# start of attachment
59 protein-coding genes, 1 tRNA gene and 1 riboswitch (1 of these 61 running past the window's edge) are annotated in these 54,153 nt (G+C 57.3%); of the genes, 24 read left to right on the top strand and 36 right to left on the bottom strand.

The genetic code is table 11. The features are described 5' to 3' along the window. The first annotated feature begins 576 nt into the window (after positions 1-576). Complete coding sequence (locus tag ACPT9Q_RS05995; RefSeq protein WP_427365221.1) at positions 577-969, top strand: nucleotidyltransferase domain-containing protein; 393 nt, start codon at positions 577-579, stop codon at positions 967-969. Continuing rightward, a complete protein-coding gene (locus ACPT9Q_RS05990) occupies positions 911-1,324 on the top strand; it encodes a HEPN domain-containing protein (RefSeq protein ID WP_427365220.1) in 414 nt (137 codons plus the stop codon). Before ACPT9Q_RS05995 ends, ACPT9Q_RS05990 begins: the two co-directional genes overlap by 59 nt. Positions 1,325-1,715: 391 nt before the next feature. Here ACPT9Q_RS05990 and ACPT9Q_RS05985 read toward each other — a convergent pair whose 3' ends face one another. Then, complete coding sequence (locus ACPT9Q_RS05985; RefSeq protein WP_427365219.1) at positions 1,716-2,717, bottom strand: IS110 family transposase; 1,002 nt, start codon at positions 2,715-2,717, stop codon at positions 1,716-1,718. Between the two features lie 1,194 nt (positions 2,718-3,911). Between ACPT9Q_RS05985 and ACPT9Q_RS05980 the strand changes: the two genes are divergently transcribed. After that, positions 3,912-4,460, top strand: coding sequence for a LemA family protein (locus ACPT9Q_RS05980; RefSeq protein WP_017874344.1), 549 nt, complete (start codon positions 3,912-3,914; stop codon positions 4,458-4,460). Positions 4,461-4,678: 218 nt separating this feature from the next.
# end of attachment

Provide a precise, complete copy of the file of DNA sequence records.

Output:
59 protein-coding genes, 1 tRNA gene and 1 riboswitch (1 of these 61 running past the window's edge) are annotated in these 54,153 nt (G+C 57.3%); of the genes, 24 read left to right on the top strand and 36 right to left on the bottom strand.

The genetic code is table 11. The features are described 5' to 3' along the window. The first annotated feature begins 576 nt into the window (after positions 1-576). Complete coding sequence (locus tag ACPT9Q_RS05995; RefSeq protein WP_427365221.1) at positions 577-969, top strand: nucleotidyltransferase domain-containing protein; 393 nt, start codon at positions 577-579, stop codon at positions 967-969. Continuing rightward, a complete protein-coding gene (locus ACPT9Q_RS05990) occupies positions 911-1,324 on the top strand; it encodes a HEPN domain-containing protein (RefSeq protein ID WP_427365220.1) in 414 nt (137 codons plus the stop codon). Before ACPT9Q_RS05995 ends, ACPT9Q_RS05990 begins: the two co-directional genes overlap by 59 nt. Positions 1,325-1,715: 391 nt before the next feature. Here ACPT9Q_RS05990 and ACPT9Q_RS05985 read toward each other — a convergent pair whose 3' ends face one another. Then, complete coding sequence (locus ACPT9Q_RS05985; RefSeq protein WP_427365219.1) at positions 1,716-2,717, bottom strand: IS110 family transposase; 1,002 nt, start codon at positions 2,715-2,717, stop codon at positions 1,716-1,718. Between the two features lie 1,194 nt (positions 2,718-3,911). Between ACPT9Q_RS05985 and ACPT9Q_RS05980 the strand changes: the two genes are divergently transcribed. After that, positions 3,912-4,460, top strand: coding sequence for a LemA family protein (locus ACPT9Q_RS05980; RefSeq protein WP_017874344.1), 549 nt, complete (start codon positions 3,912-3,914; stop codon positions 4,458-4,460). Positions 4,461-4,678: 218 nt separating this feature from the next.